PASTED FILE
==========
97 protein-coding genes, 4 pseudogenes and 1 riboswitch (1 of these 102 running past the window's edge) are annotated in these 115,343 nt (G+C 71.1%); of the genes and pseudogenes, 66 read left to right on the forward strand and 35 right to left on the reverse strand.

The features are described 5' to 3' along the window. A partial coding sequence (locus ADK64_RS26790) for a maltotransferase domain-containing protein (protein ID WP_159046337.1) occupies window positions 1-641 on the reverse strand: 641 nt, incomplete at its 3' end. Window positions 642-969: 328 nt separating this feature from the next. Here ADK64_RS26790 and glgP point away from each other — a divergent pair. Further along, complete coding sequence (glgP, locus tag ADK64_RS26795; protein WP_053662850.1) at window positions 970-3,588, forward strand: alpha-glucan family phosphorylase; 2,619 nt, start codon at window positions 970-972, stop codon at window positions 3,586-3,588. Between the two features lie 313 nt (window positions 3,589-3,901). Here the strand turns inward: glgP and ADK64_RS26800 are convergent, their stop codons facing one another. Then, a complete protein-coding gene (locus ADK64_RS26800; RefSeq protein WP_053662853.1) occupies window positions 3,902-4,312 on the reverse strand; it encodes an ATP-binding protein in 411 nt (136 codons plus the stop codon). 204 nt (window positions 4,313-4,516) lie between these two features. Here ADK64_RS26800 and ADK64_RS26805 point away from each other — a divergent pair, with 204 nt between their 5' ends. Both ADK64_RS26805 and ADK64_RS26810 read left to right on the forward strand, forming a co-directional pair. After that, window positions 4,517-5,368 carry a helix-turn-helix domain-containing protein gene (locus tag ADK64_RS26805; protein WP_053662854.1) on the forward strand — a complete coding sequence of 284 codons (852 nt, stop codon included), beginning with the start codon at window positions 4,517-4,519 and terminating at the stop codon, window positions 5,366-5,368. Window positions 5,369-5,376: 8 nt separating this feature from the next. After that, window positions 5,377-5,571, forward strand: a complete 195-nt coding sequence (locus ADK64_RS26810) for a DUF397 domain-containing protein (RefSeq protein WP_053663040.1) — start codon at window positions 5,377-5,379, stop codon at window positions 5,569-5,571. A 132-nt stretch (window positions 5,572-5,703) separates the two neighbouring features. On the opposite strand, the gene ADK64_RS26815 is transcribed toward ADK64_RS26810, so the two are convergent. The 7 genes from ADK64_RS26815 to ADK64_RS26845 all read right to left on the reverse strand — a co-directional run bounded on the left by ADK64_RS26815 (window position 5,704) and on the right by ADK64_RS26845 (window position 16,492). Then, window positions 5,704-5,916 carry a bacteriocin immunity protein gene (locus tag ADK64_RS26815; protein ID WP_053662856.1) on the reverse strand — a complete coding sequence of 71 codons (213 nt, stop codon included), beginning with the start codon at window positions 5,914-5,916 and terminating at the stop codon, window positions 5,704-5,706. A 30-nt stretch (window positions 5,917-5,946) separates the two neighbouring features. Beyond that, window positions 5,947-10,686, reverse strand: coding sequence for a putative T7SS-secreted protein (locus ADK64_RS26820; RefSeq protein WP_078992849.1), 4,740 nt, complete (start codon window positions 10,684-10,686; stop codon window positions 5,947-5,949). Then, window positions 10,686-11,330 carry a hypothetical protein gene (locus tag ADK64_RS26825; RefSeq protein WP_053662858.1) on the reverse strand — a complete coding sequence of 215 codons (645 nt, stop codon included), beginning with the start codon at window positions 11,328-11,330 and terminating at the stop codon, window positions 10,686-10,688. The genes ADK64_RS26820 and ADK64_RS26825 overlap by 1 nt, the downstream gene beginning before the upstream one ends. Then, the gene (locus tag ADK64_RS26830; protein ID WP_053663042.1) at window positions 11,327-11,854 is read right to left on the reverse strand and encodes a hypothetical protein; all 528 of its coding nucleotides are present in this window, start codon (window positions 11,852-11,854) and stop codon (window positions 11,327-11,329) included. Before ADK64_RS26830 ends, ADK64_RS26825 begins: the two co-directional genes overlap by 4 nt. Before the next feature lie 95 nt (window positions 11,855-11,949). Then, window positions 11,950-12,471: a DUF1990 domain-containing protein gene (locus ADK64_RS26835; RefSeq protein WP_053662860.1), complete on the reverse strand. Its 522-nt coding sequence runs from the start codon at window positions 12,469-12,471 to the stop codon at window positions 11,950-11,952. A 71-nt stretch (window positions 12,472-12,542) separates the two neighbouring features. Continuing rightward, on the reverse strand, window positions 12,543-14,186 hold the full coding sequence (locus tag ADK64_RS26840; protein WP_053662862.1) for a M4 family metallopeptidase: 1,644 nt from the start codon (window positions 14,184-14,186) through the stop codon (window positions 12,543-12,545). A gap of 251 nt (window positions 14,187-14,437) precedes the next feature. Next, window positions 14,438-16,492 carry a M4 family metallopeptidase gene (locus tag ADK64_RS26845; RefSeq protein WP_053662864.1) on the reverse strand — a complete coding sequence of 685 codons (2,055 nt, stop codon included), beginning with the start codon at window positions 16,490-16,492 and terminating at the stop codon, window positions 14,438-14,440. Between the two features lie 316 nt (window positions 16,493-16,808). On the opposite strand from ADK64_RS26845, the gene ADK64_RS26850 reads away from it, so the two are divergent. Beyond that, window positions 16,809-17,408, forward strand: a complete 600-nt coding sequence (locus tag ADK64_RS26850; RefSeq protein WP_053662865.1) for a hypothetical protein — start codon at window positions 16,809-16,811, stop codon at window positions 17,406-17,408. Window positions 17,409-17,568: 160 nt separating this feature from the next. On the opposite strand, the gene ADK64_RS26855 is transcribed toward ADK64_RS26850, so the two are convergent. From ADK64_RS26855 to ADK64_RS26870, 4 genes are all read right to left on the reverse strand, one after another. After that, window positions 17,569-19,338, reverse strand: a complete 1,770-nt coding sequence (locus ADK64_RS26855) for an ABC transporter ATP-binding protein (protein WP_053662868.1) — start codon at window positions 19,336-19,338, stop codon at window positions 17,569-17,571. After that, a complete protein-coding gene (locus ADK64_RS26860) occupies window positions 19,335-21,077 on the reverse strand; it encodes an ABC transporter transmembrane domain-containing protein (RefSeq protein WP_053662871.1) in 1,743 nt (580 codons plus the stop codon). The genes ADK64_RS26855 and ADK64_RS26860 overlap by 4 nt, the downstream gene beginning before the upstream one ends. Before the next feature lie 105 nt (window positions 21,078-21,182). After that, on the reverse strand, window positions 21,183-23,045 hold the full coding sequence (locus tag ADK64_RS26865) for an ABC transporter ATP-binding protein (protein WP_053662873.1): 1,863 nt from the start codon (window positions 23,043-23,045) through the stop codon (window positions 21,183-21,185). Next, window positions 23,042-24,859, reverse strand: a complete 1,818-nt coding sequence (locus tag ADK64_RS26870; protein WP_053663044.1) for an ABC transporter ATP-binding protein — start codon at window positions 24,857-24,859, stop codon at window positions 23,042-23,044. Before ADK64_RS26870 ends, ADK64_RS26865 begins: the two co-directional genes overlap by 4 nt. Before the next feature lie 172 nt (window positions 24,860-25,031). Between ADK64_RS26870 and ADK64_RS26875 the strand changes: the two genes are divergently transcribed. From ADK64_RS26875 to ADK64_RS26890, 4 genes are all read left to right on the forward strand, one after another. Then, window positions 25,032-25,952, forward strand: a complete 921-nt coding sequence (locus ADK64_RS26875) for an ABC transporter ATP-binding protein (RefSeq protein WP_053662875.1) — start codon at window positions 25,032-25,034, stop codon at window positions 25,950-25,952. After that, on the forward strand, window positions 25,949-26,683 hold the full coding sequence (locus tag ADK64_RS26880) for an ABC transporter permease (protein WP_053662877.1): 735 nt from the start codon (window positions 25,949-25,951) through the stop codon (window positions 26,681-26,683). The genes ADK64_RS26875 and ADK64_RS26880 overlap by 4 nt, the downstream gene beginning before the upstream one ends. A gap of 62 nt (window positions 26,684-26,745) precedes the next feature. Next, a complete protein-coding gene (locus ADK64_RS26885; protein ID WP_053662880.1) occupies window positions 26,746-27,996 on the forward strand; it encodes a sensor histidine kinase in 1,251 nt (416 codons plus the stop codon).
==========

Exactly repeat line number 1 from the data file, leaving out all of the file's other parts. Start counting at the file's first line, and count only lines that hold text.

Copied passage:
97 protein-coding genes, 4 pseudogenes and 1 riboswitch (1 of these 102 running past the window's edge) are annotated in these 115,343 nt (G+C 71.1%); of the genes and pseudogenes, 66 read left to right on the forward strand and 35 right to left on the reverse strand.